A view of Tiptree Heath

 

The information below just gives a brief summary of the heath and possible activities. Please check the Tiptree Heath Website for more information, exact timings and changes of programme.

  Tiptree Heath Website

The Heath has many different users - and the conservation volunteers, with the working parties during the week and weekends, help maintain the Heath for everyone.

It has a very long history and variety of usage. The site was ploughed during WWII and since then, the heath has had a more open character, as remembered by older members of the surrounding community.

Rights of way
There are no public rights of way on the common, but there is open access throughout the Heath, and some are more heavily used than others, with people generally keeping to the paths and open areas, avoiding the dense scrub and bracken.

 

There is a programme of events including:

Health Walks on the Heath – for the young at heart, and for the young! Wednesday morning, 10.30am

Wildilfe Walks occur at varied times, see website for details.

The Heath Hunters meet on the first Saturday in each month from 10-11.30am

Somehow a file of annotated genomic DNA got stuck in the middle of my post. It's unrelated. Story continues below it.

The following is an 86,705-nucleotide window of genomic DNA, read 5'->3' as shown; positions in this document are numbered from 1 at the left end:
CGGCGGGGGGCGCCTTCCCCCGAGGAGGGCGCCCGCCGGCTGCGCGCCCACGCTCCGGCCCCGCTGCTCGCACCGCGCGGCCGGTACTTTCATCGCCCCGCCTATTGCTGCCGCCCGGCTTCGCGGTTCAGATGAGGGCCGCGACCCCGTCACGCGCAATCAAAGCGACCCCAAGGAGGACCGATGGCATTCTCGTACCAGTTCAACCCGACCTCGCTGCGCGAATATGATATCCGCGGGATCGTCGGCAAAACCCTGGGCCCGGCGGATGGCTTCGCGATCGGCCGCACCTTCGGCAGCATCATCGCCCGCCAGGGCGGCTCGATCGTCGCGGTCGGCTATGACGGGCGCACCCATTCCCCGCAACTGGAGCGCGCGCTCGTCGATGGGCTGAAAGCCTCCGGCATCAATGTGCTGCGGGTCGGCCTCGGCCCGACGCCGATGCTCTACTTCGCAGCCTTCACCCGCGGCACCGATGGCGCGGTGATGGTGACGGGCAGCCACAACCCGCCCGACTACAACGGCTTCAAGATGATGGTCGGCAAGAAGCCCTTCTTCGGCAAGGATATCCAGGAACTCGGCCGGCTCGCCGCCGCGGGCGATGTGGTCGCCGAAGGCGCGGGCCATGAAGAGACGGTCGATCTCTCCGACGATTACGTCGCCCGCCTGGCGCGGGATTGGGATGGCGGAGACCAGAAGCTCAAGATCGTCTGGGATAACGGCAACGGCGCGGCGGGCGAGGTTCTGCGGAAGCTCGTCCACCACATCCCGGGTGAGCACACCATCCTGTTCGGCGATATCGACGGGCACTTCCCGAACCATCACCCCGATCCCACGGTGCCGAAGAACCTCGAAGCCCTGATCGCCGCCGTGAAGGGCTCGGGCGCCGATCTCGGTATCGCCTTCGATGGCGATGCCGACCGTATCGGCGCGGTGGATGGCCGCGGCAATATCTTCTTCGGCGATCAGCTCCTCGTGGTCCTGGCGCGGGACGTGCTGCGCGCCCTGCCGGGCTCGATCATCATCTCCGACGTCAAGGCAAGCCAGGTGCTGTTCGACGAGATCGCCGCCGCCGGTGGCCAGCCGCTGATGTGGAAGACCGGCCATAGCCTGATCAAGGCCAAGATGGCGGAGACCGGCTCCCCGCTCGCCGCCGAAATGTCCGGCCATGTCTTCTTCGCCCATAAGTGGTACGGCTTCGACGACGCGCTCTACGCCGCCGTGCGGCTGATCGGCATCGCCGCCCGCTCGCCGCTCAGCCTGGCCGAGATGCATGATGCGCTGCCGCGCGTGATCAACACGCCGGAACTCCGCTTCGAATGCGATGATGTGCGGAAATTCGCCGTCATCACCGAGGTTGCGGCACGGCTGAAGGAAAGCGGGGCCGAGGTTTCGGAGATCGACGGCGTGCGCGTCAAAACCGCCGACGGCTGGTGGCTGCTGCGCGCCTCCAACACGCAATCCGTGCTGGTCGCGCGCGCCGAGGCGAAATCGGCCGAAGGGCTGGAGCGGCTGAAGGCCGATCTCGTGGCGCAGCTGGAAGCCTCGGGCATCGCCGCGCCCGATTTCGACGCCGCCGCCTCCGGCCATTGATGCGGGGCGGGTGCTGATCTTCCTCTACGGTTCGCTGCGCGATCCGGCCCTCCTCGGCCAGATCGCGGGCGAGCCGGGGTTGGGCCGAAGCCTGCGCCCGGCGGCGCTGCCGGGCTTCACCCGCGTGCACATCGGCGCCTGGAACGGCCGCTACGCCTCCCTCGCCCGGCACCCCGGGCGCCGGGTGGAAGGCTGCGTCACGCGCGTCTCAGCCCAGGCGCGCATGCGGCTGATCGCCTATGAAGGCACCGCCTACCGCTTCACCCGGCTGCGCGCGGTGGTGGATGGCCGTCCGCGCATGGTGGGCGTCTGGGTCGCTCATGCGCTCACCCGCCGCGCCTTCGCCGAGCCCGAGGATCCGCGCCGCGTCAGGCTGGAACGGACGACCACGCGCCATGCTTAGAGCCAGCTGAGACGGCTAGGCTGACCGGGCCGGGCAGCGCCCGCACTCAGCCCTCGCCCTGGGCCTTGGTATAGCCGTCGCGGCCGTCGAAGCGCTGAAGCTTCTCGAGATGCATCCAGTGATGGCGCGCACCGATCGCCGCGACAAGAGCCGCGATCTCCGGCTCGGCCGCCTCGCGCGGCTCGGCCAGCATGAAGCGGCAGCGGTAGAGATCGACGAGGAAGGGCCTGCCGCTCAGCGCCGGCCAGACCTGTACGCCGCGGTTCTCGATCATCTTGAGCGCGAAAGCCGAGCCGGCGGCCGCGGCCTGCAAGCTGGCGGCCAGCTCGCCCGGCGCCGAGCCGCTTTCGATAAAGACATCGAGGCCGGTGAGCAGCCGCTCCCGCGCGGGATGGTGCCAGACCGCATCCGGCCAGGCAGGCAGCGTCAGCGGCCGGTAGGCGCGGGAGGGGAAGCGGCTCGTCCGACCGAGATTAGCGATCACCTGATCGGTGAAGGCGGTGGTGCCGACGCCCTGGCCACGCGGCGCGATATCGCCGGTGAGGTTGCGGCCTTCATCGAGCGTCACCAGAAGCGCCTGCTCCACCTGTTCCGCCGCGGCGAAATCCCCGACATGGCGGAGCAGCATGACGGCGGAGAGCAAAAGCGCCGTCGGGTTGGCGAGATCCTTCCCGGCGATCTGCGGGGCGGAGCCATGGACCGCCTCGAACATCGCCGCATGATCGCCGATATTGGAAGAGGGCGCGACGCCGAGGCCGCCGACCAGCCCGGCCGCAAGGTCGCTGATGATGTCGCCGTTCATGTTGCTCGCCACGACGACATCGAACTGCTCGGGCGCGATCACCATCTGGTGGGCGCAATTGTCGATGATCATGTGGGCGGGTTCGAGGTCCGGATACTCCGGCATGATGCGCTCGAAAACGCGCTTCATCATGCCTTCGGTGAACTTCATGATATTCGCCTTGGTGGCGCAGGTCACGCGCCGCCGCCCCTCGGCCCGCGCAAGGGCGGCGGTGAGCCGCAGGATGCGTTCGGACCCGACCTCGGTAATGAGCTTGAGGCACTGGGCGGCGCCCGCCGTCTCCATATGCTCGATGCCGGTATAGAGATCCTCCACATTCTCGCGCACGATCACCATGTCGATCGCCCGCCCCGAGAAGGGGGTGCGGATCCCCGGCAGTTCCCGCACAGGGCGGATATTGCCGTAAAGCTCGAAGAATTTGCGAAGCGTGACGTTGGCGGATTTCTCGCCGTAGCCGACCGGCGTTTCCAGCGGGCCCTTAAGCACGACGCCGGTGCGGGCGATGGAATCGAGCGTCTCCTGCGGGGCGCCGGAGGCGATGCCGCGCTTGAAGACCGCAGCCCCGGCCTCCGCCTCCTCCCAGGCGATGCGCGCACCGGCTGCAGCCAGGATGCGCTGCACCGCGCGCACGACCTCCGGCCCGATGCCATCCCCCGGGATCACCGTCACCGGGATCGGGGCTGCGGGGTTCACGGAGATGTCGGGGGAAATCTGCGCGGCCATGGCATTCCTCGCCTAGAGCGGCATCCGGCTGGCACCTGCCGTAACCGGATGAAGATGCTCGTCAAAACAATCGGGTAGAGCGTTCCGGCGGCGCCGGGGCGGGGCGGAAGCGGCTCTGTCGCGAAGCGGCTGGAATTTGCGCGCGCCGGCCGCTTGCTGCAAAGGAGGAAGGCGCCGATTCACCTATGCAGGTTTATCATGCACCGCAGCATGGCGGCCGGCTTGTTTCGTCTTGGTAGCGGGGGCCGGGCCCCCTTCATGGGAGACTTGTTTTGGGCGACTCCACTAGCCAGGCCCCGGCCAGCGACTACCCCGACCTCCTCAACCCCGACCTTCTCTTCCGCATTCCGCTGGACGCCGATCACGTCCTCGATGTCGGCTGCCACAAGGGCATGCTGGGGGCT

Group walks may be led by arrangement with the warden

 

Users of the heath

  • Dog walkers
  • Walkers, ramblers and joggers
  • Orienteering groups
  • Bird watching and nature study
  • Duke of Edinburgh award scheme
  • Schools and Colleges

 

Horse Riders and Dogs
There are a number of bridle paths provided for horse riders.

The Tiptree Equestrian Centre (TEC) has worked with the Heath Management and strongly advises that horse riders do not canter or gallop on the Heath, making control by the rider difficult. This could provoke a dangerous situation in the presence of walkers and dogs.

Likewise, dog owners must ensure that they are in control of their animals, and when there are riders on the Heath it is advised that dogs be on leads. This way everyone can enjoy their time on the Heath.

 

Exmoor Ponies on the Heath

It is important for the ponies, humans and dogs that the ponies are treated properly by heath users.

They should not be fed - even with grass

They may start to follow humans looking for food and may try to bite or kick.

 

They are semi-feral, therefore timid and curious

They will move away if approached, like the cows. If they approach you, gently shoo them away, using arm movements.

 

If chased they will run

Please keep your dog on the lead until you know how they will react. If a dog chases the ponies it could lead to a problem.

 

They may lose weight and coat condition during the winter

This is not usually a sign of illness or neglect, pnies naturally feed up in the summer to store food for the winter. But if you are concerned, then let the warden know.